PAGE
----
This is one of those films where the less you know, the more you'll appreciate it, so apologies in advance if this review is a little obscurist. Dating back to 1986, it out-post-moderns the likes of Scream, especially in an brilliant opening half-hour which starts off one way, then flips in a totally different direction. Life parallels art, or is perhaps imitating it, in a complex blizzard which leaves you confused as to what you're watching is "real" or not. It's especially impressive, given that the cast, all acting their socks off, are almost unknown, save for Zelda Rubenstein (the midget medium from the Poltergeist series).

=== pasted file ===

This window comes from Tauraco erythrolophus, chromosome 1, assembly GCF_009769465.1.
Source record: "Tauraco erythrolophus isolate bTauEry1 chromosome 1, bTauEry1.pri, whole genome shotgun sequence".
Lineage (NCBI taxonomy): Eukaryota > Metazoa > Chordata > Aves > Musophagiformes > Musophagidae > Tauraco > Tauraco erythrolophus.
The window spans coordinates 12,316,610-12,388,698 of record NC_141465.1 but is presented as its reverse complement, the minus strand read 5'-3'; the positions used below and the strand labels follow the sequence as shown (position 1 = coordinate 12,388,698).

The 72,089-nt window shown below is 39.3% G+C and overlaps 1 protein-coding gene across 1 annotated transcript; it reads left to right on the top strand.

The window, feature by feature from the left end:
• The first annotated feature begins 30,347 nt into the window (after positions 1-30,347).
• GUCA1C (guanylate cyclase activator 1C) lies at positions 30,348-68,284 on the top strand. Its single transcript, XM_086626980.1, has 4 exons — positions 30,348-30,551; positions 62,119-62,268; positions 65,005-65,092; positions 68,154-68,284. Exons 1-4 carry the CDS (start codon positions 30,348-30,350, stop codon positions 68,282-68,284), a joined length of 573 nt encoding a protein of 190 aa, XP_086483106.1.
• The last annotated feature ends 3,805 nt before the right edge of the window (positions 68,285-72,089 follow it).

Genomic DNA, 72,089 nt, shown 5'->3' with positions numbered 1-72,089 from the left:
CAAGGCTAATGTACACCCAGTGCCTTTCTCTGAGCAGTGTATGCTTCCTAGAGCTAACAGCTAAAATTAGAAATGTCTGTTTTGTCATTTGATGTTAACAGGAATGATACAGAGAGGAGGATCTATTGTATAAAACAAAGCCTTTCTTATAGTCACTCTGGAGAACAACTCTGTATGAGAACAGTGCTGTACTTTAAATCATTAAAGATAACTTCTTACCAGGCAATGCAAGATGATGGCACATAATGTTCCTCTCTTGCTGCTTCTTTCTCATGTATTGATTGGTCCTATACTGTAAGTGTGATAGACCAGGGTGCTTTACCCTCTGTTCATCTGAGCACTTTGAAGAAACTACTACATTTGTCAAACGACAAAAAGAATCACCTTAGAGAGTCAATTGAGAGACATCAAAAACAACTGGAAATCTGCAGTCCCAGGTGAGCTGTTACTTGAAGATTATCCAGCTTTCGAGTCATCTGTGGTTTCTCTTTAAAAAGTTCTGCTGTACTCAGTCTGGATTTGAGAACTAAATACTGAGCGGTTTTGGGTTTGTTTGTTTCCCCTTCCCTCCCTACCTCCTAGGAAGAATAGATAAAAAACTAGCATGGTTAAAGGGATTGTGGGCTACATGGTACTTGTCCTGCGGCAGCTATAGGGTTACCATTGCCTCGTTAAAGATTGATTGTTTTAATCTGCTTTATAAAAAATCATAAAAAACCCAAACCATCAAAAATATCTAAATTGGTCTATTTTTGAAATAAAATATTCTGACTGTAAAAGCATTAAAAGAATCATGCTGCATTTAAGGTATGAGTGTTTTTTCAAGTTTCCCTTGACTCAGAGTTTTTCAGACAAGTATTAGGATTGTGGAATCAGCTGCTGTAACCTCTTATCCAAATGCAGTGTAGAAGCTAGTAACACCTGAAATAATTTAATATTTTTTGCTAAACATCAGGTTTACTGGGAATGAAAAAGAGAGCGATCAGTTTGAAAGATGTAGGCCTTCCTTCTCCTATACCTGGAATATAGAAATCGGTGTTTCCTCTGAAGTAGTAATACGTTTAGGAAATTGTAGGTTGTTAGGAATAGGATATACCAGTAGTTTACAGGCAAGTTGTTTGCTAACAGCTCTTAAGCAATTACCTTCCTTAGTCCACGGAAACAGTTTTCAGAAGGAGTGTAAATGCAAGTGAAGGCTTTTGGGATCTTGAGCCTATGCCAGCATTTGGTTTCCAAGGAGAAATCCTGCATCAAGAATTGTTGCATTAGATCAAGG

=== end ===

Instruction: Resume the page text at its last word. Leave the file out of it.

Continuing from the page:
Although Spanish, the most obvious nod is to Italian splatter (particularly in a thumpingly Goblin-esque soundtrack), with Psycho also an influence. Yet, this is more than mere homage, and flirts with the cinematic equivalent of a perfect game, before giving up a couple of home runs in the ninth innings. The ideal would be to watch this in a cinema, adding another level of complexity to the psycho-carnage; but even at home, and admitting the disappointing ending, this is impressively assured film-making.